Whytecliff West Vancouver

West Vancouver British Columbia

The site for this home is a wooded north facing oceanfront lot with unimpeded views up West Vancouver’s Howe Sound, a glacial fjord. Steeply sloping mountains form the eastern boundary to the view, with lower emerald islands to the west. The southern half of this ½ acre lot is forested with several mature Douglas Fir, over 100’ high, interspersed with the remains of an overgrown west coast garden of Rhododendra, Cherry trees, and ferns. The site is approximately 25 minutes drive from Downtown Vancouver.

The client (an artist and gardener) provided us a brief to create a house that would function like an umbrella- after years of living in a leaking 1970’s west coast cedar home, she wanted protection from both the rain and sun. The caveat was that the house had to maintain connection to the view and the garden. Initial explorations into more traditional gable roofs were put aside in favour of a butterfly roof that would permit the sun from the southwest, filtered through the forest, to find its way deep into the house, and open the house to the view and the light to the water.

All living spaces were positioned on the north side, facing the view. However, the view could not be sacrificed from any of these rooms to make room for shear walls, so necessary in our seismically prone west coast. An innovative structural approach was needed to allow the glass front to remain shear-wall free.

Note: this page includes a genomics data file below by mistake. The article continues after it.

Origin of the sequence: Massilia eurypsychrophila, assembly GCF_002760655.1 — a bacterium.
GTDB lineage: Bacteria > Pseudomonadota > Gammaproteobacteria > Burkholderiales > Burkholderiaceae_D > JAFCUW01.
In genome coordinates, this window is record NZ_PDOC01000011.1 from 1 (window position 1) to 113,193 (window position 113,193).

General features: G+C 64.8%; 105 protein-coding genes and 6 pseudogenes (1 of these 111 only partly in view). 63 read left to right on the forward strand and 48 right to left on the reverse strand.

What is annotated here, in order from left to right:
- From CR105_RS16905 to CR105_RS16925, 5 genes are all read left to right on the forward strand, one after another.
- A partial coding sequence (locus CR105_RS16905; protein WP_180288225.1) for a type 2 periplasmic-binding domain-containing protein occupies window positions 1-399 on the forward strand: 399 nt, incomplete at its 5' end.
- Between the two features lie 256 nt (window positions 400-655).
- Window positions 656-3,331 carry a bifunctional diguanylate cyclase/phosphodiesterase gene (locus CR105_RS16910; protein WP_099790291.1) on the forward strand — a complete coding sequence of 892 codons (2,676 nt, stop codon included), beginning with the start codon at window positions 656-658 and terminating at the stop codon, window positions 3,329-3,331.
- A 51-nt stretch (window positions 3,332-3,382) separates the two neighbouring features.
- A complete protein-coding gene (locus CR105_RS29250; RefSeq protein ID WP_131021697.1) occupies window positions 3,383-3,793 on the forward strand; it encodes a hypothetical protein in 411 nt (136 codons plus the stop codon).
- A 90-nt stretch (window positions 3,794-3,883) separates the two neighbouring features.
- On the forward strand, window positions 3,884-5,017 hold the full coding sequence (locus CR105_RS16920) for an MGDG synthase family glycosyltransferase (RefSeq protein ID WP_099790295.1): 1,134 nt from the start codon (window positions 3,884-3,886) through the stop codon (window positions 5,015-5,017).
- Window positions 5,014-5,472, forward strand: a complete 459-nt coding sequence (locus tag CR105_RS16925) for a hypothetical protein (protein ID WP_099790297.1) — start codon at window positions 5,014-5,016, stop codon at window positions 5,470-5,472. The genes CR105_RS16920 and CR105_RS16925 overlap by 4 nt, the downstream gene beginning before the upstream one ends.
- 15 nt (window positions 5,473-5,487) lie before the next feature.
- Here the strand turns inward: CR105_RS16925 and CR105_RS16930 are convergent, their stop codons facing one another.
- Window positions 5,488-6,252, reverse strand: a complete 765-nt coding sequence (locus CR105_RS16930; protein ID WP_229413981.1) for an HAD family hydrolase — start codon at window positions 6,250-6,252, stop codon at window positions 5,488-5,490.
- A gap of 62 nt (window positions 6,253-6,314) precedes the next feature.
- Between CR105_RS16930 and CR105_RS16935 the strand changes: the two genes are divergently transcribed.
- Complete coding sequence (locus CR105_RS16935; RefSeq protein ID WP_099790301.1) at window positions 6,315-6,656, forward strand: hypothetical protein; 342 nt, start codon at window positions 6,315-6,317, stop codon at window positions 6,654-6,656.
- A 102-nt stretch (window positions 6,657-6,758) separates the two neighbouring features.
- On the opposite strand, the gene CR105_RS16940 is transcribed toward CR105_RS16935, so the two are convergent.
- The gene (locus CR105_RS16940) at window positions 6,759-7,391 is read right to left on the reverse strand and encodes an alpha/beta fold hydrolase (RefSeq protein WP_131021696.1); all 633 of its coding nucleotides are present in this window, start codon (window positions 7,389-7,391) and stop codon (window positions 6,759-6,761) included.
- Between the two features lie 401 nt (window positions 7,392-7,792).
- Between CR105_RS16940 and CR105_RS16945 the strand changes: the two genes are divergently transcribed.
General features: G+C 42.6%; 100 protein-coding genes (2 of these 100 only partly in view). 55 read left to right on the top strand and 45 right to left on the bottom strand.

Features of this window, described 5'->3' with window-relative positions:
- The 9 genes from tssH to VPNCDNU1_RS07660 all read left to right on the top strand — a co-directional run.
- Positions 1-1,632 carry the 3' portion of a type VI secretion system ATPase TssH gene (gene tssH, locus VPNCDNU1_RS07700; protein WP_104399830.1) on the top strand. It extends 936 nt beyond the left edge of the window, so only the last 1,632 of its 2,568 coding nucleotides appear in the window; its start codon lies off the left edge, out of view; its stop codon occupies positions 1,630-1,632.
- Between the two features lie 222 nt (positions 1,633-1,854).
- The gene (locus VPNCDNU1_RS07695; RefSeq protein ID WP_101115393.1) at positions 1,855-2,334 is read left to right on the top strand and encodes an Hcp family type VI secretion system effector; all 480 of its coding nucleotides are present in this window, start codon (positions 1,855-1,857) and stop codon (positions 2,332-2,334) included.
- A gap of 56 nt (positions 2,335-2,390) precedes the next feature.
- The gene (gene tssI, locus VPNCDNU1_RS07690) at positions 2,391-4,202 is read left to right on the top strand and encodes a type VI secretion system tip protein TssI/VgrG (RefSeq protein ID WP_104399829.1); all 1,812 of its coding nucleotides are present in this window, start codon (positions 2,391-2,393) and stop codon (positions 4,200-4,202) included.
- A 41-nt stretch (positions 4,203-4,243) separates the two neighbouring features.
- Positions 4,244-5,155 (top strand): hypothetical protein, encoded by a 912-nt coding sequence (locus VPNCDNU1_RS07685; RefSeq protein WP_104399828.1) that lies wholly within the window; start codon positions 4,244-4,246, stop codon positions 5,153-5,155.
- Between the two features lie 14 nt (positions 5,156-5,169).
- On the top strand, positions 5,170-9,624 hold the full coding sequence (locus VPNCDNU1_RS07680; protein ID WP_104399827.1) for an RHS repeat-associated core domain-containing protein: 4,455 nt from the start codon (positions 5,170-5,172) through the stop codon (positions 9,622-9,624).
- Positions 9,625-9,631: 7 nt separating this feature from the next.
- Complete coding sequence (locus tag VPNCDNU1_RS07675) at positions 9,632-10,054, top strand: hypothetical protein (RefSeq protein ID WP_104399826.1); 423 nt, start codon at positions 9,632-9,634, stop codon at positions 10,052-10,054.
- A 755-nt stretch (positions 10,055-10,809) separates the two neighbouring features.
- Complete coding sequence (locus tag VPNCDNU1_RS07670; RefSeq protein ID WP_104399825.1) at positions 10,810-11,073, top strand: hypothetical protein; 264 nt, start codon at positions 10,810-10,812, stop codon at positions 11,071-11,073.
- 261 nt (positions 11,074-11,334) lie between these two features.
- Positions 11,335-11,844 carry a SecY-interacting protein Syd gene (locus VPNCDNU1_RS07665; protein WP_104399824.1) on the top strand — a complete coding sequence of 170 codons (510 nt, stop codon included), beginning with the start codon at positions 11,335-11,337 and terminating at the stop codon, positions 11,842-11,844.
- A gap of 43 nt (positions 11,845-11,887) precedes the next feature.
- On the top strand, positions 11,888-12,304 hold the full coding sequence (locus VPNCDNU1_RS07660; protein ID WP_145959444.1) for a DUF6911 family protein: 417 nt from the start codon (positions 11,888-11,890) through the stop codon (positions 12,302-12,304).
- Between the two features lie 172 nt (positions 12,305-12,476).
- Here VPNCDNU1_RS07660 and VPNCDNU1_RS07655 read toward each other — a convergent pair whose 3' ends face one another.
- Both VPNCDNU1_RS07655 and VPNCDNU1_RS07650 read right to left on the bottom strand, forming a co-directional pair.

Structural concept:

Structural engineers Fast+Epp were engaged to develop solutions with Burgers Architecture.

1. Shearwalls: the first, and easiest, reaction was to include shearwalls selectively on view side of house. This would have required a minimum of 10’ of shearwall on the bottom and top floor. This concept was considered unviable because no rooms could sacrifice a view.

2. Central anchor/moment: Fast+Epp developed an alternative solution to shear by turning the fireplace into a heavy moment anchor in the centre of the house. This would have required a 3’ thick concrete foundation, minimum 12’ x 12’, and extending this from the footings to the top of the roof with heavy, cast concrete rigid walls. The roof would then be tied into this moment anchor via steel strapping and hold downs. Rejected for the extreme volume of concrete required and the cost of construction.

3. X-brace in centre of glass wall: X-bracing, composed of 1” thick steel rods, was the lightest, and least expensive option. When it was initially proposed to the client, she liked the idea but didn’t want a “Big X” in front of of the living room windows, as it precluded the idea of including large sliding glass panels in this room. The Eureka moment came when we, the architects, asked holding our breath if we could shove all the bracing to the west end of the home. “Sure” came Duane’s response, “we will load the x-brace eccentrically”. Thus was born the innovative concept of an eccentrically offset x-brace. Finished with stainless steel yacht rigging with hidden threads, the cross brace has become a design feature in the home.